David Kamehameha

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David Kamehameha
Prince of Hawaiʻi
Kamehameha Tomb at Mauna Ala by Cliff.jpg
The Kamehameha Tomb at Mauna ʻAla, his name is inscribed on the left side of the monument under "D. Kamehameha".
House House of Kamehameha
Father Kekūanāoʻa
Mother Kīnaʻu
Kaʻahumanu (hānai)
Kekāuluohi (hānai)
Born (1828-05-20)May 20, 1828
Honolulu, Oʻahu
Died December 15, 1835(1835-12-15) (aged 7)
Honolulu, Oʻahu
Burial Mauna ʻAla Royal Mausoleum

David Kamehameha (1828–1835) was a member of the royal family of the Kingdom of Hawaii.


Born May 20, 1828, he was the firstborn and eldest son of Mataio Kekūanāoʻa and Elizabeth Kīnaʻu. He was a grandson of King Kamehameha I through his mother and was named in his grandfather's honor and after the biblical king David, in respect to his parents' conversion to Christianity. He had three brothers, Moses Kekūāiwa (1829–1848), Lot Kapuāiwa (1830–1872), Alexander Liholiho (1834–1863), and a sister Victoria Kamāmalu (1838–1866). He had other siblings, an unnamed, elder half-brother from his mother's previous marriage to Kahalaiʻa Luanuʻu, who died young; and half-sister Ruth Keʻelikōlani (1826–1883), from his father's previous marriage.[1][2][3]:347 Laura Fish Judd, wife of missionary Gerrit P. Judd, described the prince as "a boy fine enough for any mother not of the seed royal to glory in."[4]

In the Hawaiian tradition of hānai, he was given in adoption to his "grandmother", Queen Kaʻahumanu, alongside Keʻelikōlani. David's birth had helped reconcile Kaʻahumanu to his mother's refusal to marry her half-brother, Kamehameha III, in accordance with the wishes of Kamehameha I. His aunt, Kekāuluohi, helped the old Queen take care of him.[3]:280[5] Queen Kaʻahumanu was the most powerful figure in Hawaii at the time, serving as kuhina nui (premier) and regent for Kamehameha III; she often found trouble in dealing with the young king's guardian, Boki, the royal governor of Oahu, who publicly accused her of scheming to place David Kamehameha on the throne, an accusation she denied.[6] When news reached her that Boki was coming to kill her, she said "I do not fear death planned by this son of ours, but he will have [come] himself to kill me and these grandchildren of mine who will stay by me." Luckily, Boki was convinced by David's father, Kekūanāoʻa, to give up his idea of declaring war on the dowager Queen.[3]:290–291 When he was four in 1832, Kaʻahumanu died of intestinal illness at her house in the Mānoa Valley, and afterwards, David was either raised by Kekāuluohi, although Kīnaʻu still had a hand in his upbringing.[4][7][8] Her mother succeeded as kuhina nui in Kaʻahumanu's place and styled herself Kaʻahumanu II.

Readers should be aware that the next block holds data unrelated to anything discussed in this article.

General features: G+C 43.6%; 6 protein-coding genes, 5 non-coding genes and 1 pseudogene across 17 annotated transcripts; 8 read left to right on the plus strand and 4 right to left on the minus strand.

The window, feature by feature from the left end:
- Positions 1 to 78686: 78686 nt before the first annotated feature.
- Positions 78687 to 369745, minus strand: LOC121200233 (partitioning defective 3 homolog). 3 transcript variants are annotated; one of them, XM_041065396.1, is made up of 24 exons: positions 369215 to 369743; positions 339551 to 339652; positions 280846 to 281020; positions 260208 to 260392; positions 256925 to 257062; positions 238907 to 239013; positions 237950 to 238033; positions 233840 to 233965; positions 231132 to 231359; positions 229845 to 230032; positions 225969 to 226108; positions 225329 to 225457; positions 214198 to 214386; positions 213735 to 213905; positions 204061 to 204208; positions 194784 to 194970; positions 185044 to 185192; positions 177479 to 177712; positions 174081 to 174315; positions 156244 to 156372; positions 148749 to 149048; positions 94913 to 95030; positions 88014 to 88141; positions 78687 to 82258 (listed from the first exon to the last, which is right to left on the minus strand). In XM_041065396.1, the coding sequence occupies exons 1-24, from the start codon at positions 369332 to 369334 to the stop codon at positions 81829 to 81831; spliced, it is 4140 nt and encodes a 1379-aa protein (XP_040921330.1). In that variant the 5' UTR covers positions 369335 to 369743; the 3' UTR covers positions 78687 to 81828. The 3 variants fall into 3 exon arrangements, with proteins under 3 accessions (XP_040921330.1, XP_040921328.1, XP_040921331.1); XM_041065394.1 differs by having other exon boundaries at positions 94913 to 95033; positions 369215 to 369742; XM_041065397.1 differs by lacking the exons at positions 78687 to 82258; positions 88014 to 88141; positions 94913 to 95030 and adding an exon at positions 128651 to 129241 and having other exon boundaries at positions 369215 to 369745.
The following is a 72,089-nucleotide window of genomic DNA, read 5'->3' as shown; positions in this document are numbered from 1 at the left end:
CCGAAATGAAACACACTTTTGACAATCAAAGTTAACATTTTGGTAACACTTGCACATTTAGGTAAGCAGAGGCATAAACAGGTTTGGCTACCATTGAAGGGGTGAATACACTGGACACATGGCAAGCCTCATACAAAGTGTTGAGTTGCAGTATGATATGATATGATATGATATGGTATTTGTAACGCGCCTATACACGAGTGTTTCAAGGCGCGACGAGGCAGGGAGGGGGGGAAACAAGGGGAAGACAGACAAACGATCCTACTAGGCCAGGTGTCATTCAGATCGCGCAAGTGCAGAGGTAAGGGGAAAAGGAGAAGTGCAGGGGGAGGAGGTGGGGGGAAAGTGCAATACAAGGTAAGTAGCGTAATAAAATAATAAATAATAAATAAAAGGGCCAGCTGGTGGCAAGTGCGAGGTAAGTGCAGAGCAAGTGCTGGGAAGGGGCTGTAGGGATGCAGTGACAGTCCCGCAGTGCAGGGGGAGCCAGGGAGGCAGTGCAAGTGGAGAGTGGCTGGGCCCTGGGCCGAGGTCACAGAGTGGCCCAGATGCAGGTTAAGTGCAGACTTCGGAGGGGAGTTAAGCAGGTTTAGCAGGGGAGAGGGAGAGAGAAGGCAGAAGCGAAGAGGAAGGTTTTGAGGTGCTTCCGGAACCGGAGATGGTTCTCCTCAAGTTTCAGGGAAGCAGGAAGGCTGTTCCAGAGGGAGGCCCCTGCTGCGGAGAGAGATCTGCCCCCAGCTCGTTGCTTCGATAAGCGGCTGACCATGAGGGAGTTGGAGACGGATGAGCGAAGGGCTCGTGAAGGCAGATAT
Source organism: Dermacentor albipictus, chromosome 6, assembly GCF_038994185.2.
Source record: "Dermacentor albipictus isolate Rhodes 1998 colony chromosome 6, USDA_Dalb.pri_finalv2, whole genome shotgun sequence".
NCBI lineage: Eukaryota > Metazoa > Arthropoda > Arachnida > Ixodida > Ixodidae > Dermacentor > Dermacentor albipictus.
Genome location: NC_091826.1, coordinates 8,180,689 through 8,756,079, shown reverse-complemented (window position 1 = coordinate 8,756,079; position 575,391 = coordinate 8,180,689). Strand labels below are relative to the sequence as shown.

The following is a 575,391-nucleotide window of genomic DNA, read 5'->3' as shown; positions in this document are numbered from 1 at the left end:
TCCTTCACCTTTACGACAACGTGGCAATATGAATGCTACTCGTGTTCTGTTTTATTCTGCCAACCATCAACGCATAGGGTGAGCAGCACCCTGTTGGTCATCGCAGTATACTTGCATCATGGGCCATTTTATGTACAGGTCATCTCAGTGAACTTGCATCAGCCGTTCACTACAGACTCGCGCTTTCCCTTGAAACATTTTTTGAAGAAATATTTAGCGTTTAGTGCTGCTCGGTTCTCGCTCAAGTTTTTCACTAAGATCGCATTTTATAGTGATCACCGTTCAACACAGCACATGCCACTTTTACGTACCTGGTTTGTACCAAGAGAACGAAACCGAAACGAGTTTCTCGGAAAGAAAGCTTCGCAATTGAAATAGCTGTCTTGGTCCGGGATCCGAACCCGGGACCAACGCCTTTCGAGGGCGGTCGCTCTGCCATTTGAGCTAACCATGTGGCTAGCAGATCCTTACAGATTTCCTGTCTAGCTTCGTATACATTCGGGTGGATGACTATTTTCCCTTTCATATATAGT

He died of unknown causes on December 15, 1835 in Honolulu, in his mother's stone house near the present Iolani Palace.[1][4] He was laid to rest on the grounds of ʻIolani Palace (both the first and second palace had yet to be built) and later transported to the Mauna ʻAla Royal Mausoleum.[9][10] In 1836, Kapaʻakea and Keohokālole named their third son David Kalākaua, probably in honor of the premier's dead son.

Family tree[edit]


Kamehameha I
(The Great)
Miriam Auhea Kekāuluohi
Kaʻahumanu III
Elizabeth Kīnaʻu
Kaʻahumanu II
Mataio Kekūanāoʻa
Kalani Pauahi
Victoria Kamāmalu
Kaʻahumanu IV
Alexander Liholiho
Kamehameha IV
Lot Kapuāiwa
Kamehameha V

Ruth Keʻelikōlani


  1. ^ a b Abraham Fornander (1920). "Events in Hawaiian History". In Thomas George Thrum. Fornander Collection of Hawaiian Antiquities and Folk-lore. Bishop Museum Press. p. 317. 
  2. ^ Christopher Buyers. "The Kamehameha Dynasty Genealogy (Page 6)". Royal Ark web site. Retrieved October 28, 2011. 
  3. ^ a b c Kamakau, Samuel (1992) [1961]. Ruling Chiefs of Hawaii (Revised ed.). Honolulu: Kamehameha Schools Press. ISBN 0-87336-014-1. 
  4. ^ a b c Laura Fish Judd (1880). Honolulu: Sketches of Life. A. D. F. Randolph. pp. 34, 127. 
  5. ^ Katharine Luomala, University of Hawaii (1987). "Reality and Fantasy: The Foster Child in Hawaiian Myths and Customs". Pacific Studies. Brigham Young University Hawaii Campus. pp. 1–45. 
  6. ^ Kathleen Dickenson Mellen (1952). The Magnificent Matriarch: Kaahumanu, Queen of Hawaii. Hastings House. pp. 218–219. 
  7. ^ John Papa Īī, Mary Kawena Pukui, Dorothy B. Barrère (1983). Fragments of Hawaiian History (2 ed.). Bishop Museum Press. p. 158. ISBN 0-910240-31-0. 
  8. ^ Hiram Bingham I (1855) [1848]. A Residence of Twenty-one Years in the Sandwich Islands (Third ed.). H.D. Goodwin. pp. 341–342. 
  9. ^ "Royal Mausoleum". The Hawaiian Gazette. March 10, 1899. Retrieved June 28, 2010. 
  10. ^ Samuel P. King, Randall W. Roth (2006). Broken Trust. University of Hawaii Press. pp. 28–29. ISBN 0-8248-3014-8. 

External links[edit]